FOM: Ontology of Mathematics
Jan Mycielski
jmyciel at euclid.Colorado.EDU
Mon Jul 10 12:54:06 EDT 2000
(Reply to V. Sazonov and H. Friedman)
Commenting on my posting ONTOLOGY OF MATHEMATICS from July 24,
2000, V. Sazonov suggested (June 25) that I should write more clearly. And
his message was reinforced by H. Friedman (June 27) who tried to answer my
letter without (I believe) understanding well enough what I wrote.
Thus let me proceed with some clarifications. (I already tried to
make myself clear about these matters on FOM on Dec 10 and 29,
1999, and Jan 7 and Feb 15, 2000.)
1. The fourth sentence of my letter was intended to be:
A RATIONAL ONTOLOGY OF MATHEMATICS TELLS US THAT AT EVERY POINT IN
TIME THERE EXISTS ONLY A FINITE STRUCTURE OF MATHEMATICAL OBJECTS (which
we call sets, but they are more like containers which are intended to
contain other containers, such that not all of their intended content need
to be already constructed) WHICH ARE ACTUALLY IMAGINED (0R NAMED) BY
MATHEMATICIANS.
(Unfortunately, as pointed out by Friedman, this sentence was
somewhat garbled in my posting; but I believe not garbled to the point of
ruining its sense.)
However, it seems that Friedman did not take this sentence in, and
this caused him to write some irrelevant remarks.
The point is that this rational ontology tells us that there are
really such physical things in human brains which we call thought-objects
(sets), that there are only finitely many of them, and that those things
are all there is if we ask what is pure mathematics about. And that this
structure suffices to do pure mathematics. (See Hilbert 1904.)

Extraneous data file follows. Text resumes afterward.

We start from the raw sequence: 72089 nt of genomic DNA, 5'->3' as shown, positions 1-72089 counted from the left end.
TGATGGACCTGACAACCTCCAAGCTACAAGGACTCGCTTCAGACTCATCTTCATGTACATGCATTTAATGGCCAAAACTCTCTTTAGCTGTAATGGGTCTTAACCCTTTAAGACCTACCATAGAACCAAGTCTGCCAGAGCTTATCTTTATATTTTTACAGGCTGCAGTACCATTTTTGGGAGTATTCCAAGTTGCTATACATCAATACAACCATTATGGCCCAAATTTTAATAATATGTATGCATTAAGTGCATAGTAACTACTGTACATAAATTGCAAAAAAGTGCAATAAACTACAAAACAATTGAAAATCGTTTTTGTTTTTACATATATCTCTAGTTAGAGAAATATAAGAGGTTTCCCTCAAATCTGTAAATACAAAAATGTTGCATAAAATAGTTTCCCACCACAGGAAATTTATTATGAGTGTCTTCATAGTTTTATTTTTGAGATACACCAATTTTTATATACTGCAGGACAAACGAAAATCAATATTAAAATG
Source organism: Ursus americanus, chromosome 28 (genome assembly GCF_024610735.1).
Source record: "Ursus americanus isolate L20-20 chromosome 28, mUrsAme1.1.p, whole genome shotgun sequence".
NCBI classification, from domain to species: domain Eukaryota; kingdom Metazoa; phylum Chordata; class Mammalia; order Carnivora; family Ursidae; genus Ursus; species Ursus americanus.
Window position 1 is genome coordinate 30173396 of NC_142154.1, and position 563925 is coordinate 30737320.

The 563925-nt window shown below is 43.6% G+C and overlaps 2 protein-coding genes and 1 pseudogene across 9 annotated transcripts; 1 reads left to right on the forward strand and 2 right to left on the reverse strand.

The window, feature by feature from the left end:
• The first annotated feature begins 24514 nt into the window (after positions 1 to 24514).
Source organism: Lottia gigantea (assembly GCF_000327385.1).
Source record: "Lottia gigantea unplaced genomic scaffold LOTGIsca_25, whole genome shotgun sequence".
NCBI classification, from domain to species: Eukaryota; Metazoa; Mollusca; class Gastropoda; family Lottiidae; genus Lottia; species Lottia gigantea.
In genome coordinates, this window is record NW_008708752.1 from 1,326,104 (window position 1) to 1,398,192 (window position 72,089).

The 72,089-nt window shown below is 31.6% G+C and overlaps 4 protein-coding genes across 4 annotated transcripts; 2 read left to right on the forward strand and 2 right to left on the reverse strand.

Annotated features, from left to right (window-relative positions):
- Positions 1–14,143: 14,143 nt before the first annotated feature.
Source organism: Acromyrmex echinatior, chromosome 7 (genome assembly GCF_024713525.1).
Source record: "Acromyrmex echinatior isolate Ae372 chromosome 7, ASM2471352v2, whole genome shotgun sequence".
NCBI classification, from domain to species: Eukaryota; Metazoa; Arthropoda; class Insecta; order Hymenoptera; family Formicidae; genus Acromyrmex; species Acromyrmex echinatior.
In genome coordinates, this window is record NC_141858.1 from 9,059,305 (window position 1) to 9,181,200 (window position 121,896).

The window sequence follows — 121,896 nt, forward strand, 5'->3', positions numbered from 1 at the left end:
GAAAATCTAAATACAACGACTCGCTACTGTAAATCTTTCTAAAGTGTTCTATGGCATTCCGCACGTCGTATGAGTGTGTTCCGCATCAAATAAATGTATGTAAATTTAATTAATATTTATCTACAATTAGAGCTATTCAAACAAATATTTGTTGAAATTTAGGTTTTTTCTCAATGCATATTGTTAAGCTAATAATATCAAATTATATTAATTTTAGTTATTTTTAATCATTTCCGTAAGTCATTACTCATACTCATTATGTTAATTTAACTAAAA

On the other hand there are no such things as ideal or Platonic
objects which are not physical and exist independently of mankind.
Thus pure mathematics is pure art, in the sense that it talks
about an imagined universe and not the real one, however imagined means
really constructed in our brains and physical in there. Still pure
mathematics is not disconnected from experiment. Namely it is supported by
thought experiments dealing with those physical thought objets. If you
like the simile of a Turing machine (since we know what are the states of
such a machine), think of tha brain as a Turing machine which is still
very poorely known. I believe that a better model would require continuum
many states, but for our purpose here a Turing machine will do. You can
calculate mentally, and those calculations are those thought experiments.
Computers can also do mathematics (with some advantages and some
disadvanteges relative to us).
Now we ask for a mathematical description of this finite structure
in the brain. As I wrote Hilbert's epsilon extension of logic gives us
such a mathematical description. [Friedman complains that the epsilon
terms are too long. Why shold they be short? This is only an abstraction.
In reality we have short symbols and other abbreviations. (epsilon y fi)
stands for a single function symbol with as many argument places as there
are free variables in fi other than y. Then there are other important
abbreviations, namely quantifiers.]
2. I think that there is a more serious problem with Friedman's
philosophy. He writes that philosophy is a kind of loose talk, or a sand